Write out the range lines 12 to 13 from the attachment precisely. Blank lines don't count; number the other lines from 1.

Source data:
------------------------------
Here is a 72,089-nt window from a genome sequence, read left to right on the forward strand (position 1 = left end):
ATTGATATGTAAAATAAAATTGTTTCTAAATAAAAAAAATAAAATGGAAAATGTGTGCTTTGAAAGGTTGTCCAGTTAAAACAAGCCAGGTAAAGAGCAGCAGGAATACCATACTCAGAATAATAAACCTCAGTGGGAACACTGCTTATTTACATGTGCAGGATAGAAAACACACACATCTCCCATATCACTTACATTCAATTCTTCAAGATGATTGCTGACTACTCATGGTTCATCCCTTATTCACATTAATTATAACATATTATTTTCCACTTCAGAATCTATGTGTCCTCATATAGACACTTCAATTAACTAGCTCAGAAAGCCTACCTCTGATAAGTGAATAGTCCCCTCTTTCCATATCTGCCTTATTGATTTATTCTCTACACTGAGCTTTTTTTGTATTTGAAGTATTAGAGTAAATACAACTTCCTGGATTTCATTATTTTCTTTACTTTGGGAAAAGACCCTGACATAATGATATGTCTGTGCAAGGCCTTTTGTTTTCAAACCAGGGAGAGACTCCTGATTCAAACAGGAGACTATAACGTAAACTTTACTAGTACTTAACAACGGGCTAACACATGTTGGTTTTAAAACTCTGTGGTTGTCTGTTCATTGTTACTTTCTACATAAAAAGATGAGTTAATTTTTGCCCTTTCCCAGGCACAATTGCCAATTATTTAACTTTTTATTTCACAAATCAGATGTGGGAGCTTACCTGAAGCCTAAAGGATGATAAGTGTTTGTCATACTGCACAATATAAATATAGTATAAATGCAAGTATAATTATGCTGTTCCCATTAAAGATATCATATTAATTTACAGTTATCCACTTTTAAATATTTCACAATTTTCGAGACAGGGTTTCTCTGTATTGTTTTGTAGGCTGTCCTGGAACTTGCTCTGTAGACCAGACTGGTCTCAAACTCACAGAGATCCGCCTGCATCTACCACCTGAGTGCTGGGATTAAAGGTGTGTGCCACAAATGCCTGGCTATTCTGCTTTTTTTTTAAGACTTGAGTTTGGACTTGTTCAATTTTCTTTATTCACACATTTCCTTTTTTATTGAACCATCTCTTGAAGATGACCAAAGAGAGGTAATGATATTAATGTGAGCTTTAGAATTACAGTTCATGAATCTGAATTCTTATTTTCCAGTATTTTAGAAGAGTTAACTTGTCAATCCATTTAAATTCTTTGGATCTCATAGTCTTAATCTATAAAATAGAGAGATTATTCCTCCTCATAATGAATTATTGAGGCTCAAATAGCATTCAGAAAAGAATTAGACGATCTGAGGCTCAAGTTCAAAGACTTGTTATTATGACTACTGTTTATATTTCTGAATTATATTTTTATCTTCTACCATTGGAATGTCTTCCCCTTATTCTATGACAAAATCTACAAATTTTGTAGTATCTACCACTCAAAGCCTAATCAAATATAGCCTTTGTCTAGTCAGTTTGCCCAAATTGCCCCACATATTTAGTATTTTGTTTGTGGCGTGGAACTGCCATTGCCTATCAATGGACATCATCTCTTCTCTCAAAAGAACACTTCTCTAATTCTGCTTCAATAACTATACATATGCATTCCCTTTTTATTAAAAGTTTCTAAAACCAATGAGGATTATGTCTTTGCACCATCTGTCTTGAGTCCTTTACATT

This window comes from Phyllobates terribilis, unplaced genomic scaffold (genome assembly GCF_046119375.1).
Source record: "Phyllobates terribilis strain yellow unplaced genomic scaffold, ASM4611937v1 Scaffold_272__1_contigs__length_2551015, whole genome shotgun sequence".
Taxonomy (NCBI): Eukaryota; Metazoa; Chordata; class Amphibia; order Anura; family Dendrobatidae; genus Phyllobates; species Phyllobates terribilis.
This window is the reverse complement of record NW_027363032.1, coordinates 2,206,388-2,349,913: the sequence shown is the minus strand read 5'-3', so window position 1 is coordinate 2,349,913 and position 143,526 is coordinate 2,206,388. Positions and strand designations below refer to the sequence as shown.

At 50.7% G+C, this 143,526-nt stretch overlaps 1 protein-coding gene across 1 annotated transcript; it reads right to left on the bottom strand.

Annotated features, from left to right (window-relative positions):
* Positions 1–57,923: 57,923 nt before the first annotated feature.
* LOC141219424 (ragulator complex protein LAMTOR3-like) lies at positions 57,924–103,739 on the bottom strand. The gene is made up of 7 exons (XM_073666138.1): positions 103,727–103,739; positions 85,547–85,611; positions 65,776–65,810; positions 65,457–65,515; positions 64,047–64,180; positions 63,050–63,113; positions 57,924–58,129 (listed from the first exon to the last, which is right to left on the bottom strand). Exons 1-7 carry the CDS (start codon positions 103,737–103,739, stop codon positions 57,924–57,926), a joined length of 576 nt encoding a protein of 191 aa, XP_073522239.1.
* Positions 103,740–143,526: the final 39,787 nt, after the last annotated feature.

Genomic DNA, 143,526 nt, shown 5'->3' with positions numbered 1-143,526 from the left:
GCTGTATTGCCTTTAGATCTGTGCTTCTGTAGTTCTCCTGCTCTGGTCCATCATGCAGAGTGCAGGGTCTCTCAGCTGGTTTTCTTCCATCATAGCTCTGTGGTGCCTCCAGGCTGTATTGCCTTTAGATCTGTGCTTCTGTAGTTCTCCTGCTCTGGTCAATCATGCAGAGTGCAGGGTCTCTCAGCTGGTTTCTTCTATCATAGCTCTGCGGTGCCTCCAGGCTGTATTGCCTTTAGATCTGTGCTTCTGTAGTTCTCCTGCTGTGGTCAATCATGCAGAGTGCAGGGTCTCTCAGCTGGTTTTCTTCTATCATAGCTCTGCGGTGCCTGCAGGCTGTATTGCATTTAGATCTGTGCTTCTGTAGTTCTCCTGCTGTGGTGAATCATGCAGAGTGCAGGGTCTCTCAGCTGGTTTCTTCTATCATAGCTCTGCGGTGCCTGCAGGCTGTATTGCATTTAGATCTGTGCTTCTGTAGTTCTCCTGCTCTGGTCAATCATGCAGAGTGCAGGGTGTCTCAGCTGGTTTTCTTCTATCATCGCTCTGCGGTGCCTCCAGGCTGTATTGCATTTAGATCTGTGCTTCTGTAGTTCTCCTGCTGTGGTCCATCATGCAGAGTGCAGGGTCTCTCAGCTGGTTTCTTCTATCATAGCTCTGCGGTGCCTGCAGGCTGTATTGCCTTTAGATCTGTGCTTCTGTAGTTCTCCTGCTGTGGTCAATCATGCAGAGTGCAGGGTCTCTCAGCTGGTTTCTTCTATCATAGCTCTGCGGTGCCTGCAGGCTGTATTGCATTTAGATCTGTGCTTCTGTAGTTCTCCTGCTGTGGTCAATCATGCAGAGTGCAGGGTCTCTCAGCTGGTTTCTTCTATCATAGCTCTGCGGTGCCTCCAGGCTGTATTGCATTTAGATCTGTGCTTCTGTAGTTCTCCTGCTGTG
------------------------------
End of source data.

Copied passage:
Genomic DNA, 143,526 nt, shown 5'->3' with positions numbered 1-143,526 from the left:
GCTGTATTGCCTTTAGATCTGTGCTTCTGTAGTTCTCCTGCTCTGGTCCATCATGCAGAGTGCAGGGTCTCTCAGCTGGTTTTCTTCCATCATAGCTCTGTGGTGCCTCCAGGCTGTATTGCCTTTAGATCTGTGCTTCTGTAGTTCTCCTGCTCTGGTCAATCATGCAGAGTGCAGGGTCTCTCAGCTGGTTTCTTCTATCATAGCTCTGCGGTGCCTCCAGGCTGTATTGCCTTTAGATCTGTGCTTCTGTAGTTCTCCTGCTGTGGTCAATCATGCAGAGTGCAGGGTCTCTCAGCTGGTTTTCTTCTATCATAGCTCTGCGGTGCCTGCAGGCTGTATTGCATTTAGATCTGTGCTTCTGTAGTTCTCCTGCTGTGGTGAATCATGCAGAGTGCAGGGTCTCTCAGCTGGTTTCTTCTATCATAGCTCTGCGGTGCCTGCAGGCTGTATTGCATTTAGATCTGTGCTTCTGTAGTTCTCCTGCTCTGGTCAATCATGCAGAGTGCAGGGTGTCTCAGCTGGTTTTCTTCTATCATCGCTCTGCGGTGCCTCCAGGCTGTATTGCATTTAGATCTGTGCTTCTGTAGTTCTCCTGCTGTGGTCCATCATGCAGAGTGCAGGGTCTCTCAGCTGGTTTCTTCTATCATAGCTCTGCGGTGCCTGCAGGCTGTATTGCCTTTAGATCTGTGCTTCTGTAGTTCTCCTGCTGTGGTCAATCATGCAGAGTGCAGGGTCTCTCAGCTGGTTTCTTCTATCATAGCTCTGCGGTGCCTGCAGGCTGTATTGCATTTAGATCTGTGCTTCTGTAGTTCTCCTGCTGTGGTCAATCATGCAGAGTGCAGGGTCTCTCAGCTGGTTTCTTCTATCATAGCTCTGCGGTGCCTCCAGGCTGTATTGCATTTAGATCTGTGCTTCTGTAGTTCTCCTGCTGTG